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Nigerian Writer Lesley Nneka Arimah is the 2019 Winner​ of the Prestigious Caine Prize

Her short story 'Skinned' took home the prize at the 20th edition of the literature award.

The Caine Prize for African Writing, which was launched back in 2000, is perhaps one of the most prestigious literature awards there is for African writers. This year's theme saw writers from across the continent tackling "the ordinary in an extraordinary manner and celebrating the diversity of the African short-story writing tradition for the twentieth edition of the Prize".

After shortlisting five writers from Cameroon, Ethiopia Kenya and Nigeria, Nigeria's Lesley Nneka Arimah's Skinned was crowned the winning short story.

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Image via Caine Prize Twitter

The Results Are In: Makena Onjerika Wins 2018 Caine Prize

Kenyan author Makena Onjerika just won the Caine prize for her story "Fanta Blackcurrant."

Yesterday, Makena Onjerika tweeted that she was looking forward to wine, food, and some nice air conditioning at the Caine Prize dinner, she got that and the £10,000 prize.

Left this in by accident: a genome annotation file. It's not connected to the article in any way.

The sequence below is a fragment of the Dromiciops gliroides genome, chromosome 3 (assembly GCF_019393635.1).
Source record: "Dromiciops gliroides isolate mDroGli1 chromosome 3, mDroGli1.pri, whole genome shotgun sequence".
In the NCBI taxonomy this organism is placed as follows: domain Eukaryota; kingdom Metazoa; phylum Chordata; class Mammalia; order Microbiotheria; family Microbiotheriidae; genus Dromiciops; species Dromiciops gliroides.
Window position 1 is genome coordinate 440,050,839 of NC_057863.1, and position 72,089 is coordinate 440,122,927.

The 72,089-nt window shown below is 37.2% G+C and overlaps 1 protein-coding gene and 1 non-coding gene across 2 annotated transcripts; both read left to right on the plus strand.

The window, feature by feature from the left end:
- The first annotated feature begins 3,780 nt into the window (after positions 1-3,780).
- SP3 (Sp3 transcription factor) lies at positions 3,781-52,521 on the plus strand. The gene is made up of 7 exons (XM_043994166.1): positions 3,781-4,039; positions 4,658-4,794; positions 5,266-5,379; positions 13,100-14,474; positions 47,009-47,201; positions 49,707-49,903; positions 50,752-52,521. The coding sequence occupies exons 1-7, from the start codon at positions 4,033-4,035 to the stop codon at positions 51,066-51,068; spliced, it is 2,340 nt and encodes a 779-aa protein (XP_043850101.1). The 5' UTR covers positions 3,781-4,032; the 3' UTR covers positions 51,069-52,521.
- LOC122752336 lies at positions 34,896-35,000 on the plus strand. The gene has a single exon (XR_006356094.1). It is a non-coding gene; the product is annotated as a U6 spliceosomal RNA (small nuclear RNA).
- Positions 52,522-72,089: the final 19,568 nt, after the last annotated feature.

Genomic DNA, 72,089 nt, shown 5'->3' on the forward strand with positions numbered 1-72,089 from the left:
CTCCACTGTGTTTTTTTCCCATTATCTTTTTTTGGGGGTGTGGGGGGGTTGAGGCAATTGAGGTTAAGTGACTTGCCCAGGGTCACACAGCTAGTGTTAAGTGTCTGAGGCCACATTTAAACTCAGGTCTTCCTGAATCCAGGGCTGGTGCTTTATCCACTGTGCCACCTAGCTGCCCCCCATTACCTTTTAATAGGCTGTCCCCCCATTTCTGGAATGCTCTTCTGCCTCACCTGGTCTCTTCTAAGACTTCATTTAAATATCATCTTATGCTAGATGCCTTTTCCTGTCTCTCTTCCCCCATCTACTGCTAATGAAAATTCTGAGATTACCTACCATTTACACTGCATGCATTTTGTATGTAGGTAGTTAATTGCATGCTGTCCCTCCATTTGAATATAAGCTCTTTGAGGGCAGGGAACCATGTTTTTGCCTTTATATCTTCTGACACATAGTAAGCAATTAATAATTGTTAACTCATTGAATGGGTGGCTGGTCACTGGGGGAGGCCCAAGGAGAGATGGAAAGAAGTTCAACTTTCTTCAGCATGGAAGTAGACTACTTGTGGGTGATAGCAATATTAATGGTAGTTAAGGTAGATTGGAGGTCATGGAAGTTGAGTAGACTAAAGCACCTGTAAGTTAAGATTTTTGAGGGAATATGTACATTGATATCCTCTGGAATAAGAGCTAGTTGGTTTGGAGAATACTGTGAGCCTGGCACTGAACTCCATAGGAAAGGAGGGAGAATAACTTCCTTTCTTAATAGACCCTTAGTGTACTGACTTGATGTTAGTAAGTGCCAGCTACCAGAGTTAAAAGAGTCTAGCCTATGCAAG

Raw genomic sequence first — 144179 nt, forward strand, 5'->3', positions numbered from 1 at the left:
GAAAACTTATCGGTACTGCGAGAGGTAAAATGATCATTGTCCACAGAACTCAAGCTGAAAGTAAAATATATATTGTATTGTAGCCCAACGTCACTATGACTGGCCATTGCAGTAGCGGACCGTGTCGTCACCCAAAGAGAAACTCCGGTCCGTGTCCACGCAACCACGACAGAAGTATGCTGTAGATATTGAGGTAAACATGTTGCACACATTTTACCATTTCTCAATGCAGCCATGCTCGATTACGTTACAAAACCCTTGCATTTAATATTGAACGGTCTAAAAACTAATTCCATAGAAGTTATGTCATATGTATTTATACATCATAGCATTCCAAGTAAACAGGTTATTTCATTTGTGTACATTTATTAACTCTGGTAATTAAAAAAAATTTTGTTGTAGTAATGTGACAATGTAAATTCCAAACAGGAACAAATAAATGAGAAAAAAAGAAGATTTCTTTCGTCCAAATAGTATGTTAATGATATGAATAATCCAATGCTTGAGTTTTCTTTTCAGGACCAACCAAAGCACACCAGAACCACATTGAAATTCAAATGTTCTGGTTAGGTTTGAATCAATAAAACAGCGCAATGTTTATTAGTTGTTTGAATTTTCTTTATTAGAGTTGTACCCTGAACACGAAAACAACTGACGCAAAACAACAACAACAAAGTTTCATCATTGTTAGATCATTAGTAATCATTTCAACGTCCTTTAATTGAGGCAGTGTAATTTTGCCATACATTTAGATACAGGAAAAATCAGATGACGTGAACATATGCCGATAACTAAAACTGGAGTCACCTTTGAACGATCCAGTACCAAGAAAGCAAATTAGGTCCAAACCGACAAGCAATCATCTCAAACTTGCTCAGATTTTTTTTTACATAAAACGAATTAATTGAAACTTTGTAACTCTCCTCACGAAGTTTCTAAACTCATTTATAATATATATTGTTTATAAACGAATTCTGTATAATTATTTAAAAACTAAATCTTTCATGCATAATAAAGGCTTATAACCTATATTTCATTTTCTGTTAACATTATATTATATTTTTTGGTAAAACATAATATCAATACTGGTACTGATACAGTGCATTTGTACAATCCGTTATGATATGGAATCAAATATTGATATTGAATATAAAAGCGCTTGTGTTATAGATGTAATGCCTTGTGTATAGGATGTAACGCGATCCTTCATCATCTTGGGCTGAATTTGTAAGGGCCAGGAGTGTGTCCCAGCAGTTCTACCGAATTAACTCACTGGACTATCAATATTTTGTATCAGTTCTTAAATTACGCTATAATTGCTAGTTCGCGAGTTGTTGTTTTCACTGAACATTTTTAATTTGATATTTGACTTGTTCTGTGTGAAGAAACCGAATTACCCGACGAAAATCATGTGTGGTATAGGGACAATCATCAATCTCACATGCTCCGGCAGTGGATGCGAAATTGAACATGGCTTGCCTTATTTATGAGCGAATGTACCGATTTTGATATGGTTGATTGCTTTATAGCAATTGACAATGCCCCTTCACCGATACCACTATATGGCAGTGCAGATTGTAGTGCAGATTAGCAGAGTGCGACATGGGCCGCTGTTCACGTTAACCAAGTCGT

Though the Caine prize has been critiqued by many writers, it is still one of the most acclaimed awards for African writers. This year's prize went to Kenyan writer Onjekira for her story "Fanta Blackcurrant" which was first published in Wasafiri in 2017. Onjerika is the fourth Kenyan writer to win this award alongside Okwiri Oduor (2013), Yvonne Owuor (2003), and Binyavanga Wainaina (2002).

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Literature

Who Should Win the 2018 Caine Prize for African Writing?

The winner of this year's Caine Prize for African Writing will be announced today and we've taken a look at the shortlist.

The winner for this year's Caine Prize for African Writing will be announced tonight. The five shortlisted stories were chosen out of a total of 133 entries and the winner to be decided by a panel of judges chaired by Ethiopian-American novelist Dinaw Mengestu. The winner of the £10,000 prize will be announced at an award ceremony and dinner in the Beveridge Hall at Senate House, SOAS in partnership with the Centre for African Studies. Each shortlisted writer will also receive £500.

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